Harvard political scientist Pippa Norris wrote an article in The Washington Post that quoted a 2011 survey which said that 44 percent of the Americans without college degrees approved of having a strong leader who, in the words of the study, “doesn’t have to bother with Congress or elections.” The results of the 2016 US elections and Trump’s surprising showing in the 2020 polls 70 million Americans voted for him confirmed those findings. The headline for her article was “It’s not just Trump. Authoritarian populism is rising across the West.” For two decades, she wrote, “populist authoritarian leaders appealing to nationalism and preaching hostility towards outsiders and elites had attracted swelling support across Europe and the Americas, winning legislative seats and ministerial offices, and gaining government power.”

That should sound familiar to people in many “authoritarian democracies” across the world. Well known author and psychologist Kendra Cherry has listed the reasons why authoritarian leaders are gaining popularity.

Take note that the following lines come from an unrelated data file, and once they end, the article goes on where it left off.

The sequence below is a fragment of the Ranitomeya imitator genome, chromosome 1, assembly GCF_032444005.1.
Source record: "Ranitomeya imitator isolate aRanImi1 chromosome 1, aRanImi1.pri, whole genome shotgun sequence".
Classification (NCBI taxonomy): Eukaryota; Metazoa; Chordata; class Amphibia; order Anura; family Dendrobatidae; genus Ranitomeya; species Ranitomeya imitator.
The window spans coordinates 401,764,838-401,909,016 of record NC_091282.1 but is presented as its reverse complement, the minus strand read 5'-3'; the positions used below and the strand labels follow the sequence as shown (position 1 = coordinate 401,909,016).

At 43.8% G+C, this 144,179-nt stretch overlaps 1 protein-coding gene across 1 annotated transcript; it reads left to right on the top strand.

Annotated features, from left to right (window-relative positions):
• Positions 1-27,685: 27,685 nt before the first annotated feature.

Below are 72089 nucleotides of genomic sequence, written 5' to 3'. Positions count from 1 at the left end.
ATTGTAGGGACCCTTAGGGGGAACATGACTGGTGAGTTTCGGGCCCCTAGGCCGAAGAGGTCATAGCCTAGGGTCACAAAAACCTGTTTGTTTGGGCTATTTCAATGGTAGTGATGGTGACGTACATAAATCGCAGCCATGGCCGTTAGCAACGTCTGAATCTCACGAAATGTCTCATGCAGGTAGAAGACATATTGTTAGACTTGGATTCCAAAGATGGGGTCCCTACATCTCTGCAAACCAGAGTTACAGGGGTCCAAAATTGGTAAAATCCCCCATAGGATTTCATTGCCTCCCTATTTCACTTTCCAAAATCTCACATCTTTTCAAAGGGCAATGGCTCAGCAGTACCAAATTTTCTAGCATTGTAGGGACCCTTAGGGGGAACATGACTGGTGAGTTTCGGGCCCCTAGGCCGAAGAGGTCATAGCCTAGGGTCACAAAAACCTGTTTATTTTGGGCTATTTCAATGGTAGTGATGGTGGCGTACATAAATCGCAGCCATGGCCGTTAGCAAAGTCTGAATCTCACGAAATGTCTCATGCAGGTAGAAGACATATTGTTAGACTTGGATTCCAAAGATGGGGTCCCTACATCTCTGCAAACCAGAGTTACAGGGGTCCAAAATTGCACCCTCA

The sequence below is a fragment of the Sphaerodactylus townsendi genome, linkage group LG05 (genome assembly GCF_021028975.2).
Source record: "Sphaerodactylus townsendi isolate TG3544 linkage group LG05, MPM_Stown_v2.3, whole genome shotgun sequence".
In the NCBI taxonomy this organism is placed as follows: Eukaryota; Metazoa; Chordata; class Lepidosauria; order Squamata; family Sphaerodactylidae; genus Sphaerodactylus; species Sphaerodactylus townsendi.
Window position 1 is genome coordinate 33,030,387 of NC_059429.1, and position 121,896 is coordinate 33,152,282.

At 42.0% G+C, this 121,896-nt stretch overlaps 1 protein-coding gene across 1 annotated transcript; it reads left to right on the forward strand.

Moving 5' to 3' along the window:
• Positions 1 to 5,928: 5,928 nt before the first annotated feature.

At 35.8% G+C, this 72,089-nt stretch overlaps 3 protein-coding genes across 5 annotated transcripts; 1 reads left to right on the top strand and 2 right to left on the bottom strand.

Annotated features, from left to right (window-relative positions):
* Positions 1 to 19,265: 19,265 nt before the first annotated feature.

• Allows for quick decision making especially in stress filled situations
  • Offers a clear chain of command or oversight
  • Works well where strong, directive leadership is needed

Norris draws a line between populism and authoritarianism, saying that populism “is an anti-establishment impulse a belief that political power should reside not with economic, intellectual, or political elites, but with the people.” She lists populist parties that are also socially liberal Spain’s Podemos Party, Greece’s Syriza, the Left party in Germany, the Socialist party in the Netherlands, who combine anti-elite rhetoric with socially liberal values. Her theory is that in forms of popular democracies which are often difficult to administer because of inherent weaknesses in the system, “power comes to reside in an individual, charismatic leader, who represents the voice of the people.”

MIT professor Douglas Mc­Gregor propounded what he called Theory X which related to business leaders but could easily apply to political leaders. His concept postulates that people must be compelled through force, intimidation, or authority in order to get them to accomplish policy goals. “Autocratic leadership is considered one of the most effective leadership styles in the event of an emergency where quick decisions need to be taken.” What authoritarian or autocratic leaders fear the most is diversity, which explains why Trump and other strong willed leaders like to propagate the false premise that racial, ethnic and religious diversity is a threat to national security, a view that has been successfully used in India as well.